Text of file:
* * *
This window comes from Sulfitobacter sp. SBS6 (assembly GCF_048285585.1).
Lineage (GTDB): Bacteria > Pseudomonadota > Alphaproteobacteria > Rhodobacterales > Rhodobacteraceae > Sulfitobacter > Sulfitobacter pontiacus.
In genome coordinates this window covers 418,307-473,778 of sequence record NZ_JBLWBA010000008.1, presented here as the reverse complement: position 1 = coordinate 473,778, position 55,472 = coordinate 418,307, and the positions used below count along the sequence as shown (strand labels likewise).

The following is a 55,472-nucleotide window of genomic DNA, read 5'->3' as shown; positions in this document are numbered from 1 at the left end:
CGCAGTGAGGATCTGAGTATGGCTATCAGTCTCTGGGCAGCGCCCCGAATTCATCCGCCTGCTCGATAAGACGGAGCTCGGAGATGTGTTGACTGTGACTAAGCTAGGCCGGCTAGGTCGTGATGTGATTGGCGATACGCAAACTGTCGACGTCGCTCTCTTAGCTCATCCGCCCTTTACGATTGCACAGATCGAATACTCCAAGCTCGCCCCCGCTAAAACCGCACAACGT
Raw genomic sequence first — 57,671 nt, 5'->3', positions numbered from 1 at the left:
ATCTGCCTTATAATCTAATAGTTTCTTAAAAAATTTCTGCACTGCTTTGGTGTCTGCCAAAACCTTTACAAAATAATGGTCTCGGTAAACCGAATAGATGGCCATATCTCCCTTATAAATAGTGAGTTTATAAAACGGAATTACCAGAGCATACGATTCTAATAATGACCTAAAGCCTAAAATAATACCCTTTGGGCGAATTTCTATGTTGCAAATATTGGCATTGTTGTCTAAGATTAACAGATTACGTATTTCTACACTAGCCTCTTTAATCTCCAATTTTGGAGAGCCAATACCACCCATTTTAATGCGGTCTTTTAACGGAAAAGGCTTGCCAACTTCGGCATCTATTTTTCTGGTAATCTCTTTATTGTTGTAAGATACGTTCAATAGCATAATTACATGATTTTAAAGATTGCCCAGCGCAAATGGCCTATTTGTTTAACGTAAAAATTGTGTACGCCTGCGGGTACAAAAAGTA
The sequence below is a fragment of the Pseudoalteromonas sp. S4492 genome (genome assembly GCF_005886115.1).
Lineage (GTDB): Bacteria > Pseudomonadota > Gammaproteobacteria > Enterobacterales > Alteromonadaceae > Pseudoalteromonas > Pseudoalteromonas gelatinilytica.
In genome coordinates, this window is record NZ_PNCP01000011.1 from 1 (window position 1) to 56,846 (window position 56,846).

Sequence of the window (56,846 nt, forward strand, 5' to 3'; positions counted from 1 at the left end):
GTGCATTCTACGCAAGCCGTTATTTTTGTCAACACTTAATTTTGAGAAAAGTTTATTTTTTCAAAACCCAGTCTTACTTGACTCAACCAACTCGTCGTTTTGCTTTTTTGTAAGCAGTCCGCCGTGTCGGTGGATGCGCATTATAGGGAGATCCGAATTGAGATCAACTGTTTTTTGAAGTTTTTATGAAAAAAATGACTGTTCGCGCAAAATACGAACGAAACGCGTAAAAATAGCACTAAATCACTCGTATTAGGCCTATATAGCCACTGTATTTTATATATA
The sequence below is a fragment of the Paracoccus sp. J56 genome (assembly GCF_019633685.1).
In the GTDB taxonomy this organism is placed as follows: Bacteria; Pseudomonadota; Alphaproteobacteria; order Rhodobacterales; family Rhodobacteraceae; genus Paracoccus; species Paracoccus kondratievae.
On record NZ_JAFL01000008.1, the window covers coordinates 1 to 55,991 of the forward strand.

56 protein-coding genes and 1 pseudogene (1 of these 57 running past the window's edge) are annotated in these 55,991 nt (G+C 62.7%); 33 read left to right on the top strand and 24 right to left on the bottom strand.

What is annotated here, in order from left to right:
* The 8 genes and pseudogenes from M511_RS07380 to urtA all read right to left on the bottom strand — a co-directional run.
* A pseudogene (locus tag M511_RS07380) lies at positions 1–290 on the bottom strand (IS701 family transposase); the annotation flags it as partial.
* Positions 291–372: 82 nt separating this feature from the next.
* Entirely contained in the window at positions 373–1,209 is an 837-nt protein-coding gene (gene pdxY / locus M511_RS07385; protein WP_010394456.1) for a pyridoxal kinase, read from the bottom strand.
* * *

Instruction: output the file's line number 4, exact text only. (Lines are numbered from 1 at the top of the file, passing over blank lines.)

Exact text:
The following is a 55,472-nucleotide window of genomic DNA, read 5'->3' as shown; positions in this document are numbered from 1 at the left end: